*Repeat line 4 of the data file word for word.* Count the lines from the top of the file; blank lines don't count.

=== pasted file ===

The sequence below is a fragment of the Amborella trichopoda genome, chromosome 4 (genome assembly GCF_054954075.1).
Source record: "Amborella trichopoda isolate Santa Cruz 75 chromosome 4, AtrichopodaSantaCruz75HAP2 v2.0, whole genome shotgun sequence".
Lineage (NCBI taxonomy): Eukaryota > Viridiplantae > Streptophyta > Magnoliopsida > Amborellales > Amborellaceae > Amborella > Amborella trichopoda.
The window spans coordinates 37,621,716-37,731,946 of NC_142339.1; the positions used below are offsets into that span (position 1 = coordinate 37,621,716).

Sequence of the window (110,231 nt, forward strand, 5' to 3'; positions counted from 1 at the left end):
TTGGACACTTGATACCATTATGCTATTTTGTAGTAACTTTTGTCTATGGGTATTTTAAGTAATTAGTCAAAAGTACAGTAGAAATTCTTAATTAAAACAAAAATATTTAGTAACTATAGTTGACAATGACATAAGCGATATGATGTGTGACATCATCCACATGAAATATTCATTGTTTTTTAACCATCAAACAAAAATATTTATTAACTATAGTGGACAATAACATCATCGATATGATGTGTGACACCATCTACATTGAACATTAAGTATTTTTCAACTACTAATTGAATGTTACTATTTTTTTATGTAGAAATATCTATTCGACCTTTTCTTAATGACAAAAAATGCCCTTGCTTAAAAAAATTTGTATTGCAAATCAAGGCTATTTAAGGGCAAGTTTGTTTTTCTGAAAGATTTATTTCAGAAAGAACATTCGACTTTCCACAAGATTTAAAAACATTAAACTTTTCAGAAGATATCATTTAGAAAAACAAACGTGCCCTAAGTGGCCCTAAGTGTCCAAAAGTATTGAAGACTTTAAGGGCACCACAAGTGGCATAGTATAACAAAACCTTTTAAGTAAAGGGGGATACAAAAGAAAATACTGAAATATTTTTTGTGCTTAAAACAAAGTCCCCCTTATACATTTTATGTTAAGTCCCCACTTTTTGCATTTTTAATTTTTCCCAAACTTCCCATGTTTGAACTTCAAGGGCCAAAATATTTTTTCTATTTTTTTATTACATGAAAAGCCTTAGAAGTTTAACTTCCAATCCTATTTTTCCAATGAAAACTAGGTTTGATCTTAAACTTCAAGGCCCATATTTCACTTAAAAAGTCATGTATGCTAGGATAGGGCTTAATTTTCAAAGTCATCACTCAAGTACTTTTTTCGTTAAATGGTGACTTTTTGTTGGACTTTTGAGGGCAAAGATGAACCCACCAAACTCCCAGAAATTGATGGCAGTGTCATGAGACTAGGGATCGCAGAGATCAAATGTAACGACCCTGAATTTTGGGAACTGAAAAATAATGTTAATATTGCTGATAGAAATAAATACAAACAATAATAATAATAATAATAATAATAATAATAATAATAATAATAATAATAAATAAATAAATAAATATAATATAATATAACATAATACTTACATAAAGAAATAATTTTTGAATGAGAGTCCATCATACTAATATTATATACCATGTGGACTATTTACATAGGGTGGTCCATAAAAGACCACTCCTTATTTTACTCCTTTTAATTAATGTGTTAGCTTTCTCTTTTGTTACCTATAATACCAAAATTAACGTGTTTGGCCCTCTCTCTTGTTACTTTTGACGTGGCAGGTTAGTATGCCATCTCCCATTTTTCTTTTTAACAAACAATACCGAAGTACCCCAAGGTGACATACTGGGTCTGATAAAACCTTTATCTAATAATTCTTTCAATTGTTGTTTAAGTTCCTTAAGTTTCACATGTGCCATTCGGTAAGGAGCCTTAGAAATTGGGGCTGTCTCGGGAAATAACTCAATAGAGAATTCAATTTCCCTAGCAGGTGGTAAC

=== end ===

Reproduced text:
The window spans coordinates 37,621,716-37,731,946 of NC_142339.1; the positions used below are offsets into that span (position 1 = coordinate 37,621,716).